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Fancy Yourself a Tycoon? OpenTTD 1.4.0 On Its Way

timothy posted about 10 months ago | from the all-tunnels-clear-conditions-good dept.

Graphics 106

phmadore writes "Version 1.4.0 (.TAR.GZ)of the most intellectually challenging OSS game out there (IMO), OpenTTD (Open Transport Tycoon Deluxe), is near at hand. Of course, most servers are still running 1.3.3 (the last stable, major version change, from November/December-ish). N-Ice.org typically waits until a stable release has been around for a minute to implement the changes into its online client (which is as yet unavailable as a binary for Linux; it varies only slightly from the official release and non-Windows users are able to interface with it no problem), but there are exciting developments coming down the pipe for OpenTTD. 'The new SSE blitters were also further improved. Not immediately noticeable but useful in the future, are the new string codes to display amounts of cargo in NewGRFs. For our Korean users, the separators in numbers were fixed.' Here is some information on the history of OTTD."

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It's OK, but... (4, Informative)

jez9999 (618189) | about 10 months ago | (#46072883)

For me OpenTTD has lost a lot of the fun of the original TTD. The graphics and music are all replaced and I just prefer the original graphics and music. The signaling is now way more complex and while I'm sure that makes the train tracks much closer to real life, it makes it a lot harder to get into the game than the original by Chris Sawyer. I also think that unfortunately the development team have an extremely stubborn attitude to porting nice new features over to the main codebase. Last I checked, the copy/paste functionality wasn't ported in because "it's cheating". Sorry, no it isn't; it means you don't have to keep creating the same boring complex junctions over and over again.

Re:It's OK, but... (4, Informative)

drinkypoo (153816) | about 10 months ago | (#46072957)

For me OpenTTD has lost a lot of the fun of the original TTD. The graphics and music are all replaced and I just prefer the original graphics and music.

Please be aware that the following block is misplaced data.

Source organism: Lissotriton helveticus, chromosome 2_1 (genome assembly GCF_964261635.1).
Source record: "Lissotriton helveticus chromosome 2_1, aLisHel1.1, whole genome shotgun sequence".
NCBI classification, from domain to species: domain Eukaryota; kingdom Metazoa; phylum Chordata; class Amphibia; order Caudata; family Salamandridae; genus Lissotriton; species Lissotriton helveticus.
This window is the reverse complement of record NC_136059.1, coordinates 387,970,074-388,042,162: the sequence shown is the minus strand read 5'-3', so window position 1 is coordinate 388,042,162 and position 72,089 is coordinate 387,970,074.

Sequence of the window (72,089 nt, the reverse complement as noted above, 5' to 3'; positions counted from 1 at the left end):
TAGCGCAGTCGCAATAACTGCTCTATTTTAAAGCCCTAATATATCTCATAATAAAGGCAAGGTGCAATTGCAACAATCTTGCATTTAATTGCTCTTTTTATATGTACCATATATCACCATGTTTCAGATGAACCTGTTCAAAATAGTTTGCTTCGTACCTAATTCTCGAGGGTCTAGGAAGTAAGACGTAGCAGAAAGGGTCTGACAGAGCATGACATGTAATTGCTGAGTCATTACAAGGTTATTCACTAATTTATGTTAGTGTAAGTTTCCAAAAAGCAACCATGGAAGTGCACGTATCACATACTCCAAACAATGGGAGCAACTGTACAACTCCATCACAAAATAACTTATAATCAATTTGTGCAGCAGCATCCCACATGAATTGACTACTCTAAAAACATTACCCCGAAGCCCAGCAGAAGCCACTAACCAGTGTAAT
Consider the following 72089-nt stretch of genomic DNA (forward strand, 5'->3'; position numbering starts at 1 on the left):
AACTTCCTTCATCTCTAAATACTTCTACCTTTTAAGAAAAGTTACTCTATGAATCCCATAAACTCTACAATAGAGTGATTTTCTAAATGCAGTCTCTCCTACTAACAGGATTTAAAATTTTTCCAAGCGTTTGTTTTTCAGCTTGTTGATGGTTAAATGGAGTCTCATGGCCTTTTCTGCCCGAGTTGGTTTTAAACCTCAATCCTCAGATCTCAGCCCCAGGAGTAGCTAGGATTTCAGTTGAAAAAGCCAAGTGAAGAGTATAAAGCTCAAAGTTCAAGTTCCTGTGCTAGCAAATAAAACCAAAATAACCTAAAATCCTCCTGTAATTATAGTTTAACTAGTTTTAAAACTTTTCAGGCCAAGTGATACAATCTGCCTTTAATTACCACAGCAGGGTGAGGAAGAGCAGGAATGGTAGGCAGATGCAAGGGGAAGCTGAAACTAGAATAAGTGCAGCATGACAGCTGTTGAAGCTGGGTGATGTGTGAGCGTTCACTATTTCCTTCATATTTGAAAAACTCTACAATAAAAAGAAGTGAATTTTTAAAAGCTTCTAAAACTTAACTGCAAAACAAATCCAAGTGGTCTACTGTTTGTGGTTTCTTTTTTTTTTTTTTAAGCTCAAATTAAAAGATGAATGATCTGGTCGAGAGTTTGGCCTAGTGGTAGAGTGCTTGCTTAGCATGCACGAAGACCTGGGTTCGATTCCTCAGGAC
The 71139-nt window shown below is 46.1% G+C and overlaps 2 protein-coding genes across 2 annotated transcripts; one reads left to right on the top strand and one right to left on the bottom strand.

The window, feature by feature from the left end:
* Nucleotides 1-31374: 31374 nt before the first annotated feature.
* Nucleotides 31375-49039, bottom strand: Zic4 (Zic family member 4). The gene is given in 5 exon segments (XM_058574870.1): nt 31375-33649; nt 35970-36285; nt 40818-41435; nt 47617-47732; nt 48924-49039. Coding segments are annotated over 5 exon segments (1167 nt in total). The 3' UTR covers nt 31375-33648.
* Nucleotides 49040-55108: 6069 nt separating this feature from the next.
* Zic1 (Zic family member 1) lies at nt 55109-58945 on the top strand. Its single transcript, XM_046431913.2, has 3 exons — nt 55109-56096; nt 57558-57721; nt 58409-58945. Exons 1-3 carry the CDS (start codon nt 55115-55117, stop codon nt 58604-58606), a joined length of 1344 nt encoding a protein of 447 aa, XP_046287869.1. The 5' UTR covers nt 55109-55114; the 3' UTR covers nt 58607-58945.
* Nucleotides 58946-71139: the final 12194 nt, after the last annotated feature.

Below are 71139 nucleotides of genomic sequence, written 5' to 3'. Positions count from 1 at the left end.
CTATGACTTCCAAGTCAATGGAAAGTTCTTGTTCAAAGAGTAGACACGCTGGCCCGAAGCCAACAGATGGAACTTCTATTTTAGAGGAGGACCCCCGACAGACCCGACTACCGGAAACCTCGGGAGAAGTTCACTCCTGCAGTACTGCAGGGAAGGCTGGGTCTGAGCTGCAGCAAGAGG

They're not "replaced", they're just not the same. If you own the original TTD, you can use its data files with OpenTTD. If not, you don't have the right to use those graphics anyway.

Re:It's OK, but... (2)

phmadore (1391487) | about 10 months ago | (#46072963)

I don't like the train signals myself, but then I really prefer the road vehicles and I am pushing for a road-vehicles-only server on N-Ice.org.

Re:It's OK, but... (0)

phmadore (1391487) | about 10 months ago | (#46072971)

Well, that would seem like cheating if you could do it in multiplayer. They should have the functionality but most major servers would disallow it.

Re:It's OK, but... (2)

ifiwereasculptor (1870574) | about 10 months ago | (#46073047)

I prefer Simutrans. Passengers having specific destinations is essential to a transport game. It's what makes it interesting and challenging.

One of OpenTTD 1.4.0 new features is CargoDist (5, Informative)

paskie (539112) | about 10 months ago | (#46073127)

*The* big new feature of OpenTTD 1.4.0 is CargoDist [openttd.org] , i.e. exactly that - passengers and cargo having specific destinations.

If only the summary wouldn't be just a jumbled tangle of text... :-(

Re:One of OpenTTD 1.4.0 new features is CargoDist (1)

Kjella (173770) | about 10 months ago | (#46074599)

I totally understand passengers having specific destinations, but cargo? Does the lumber care what sawmill it goes to? I guess it does make sense if you're pretending to be Amazon delivering specific packages to specific customers, but for bulk cargo as I seem to remember TTD being mostly about it doesn't seem to make much sense.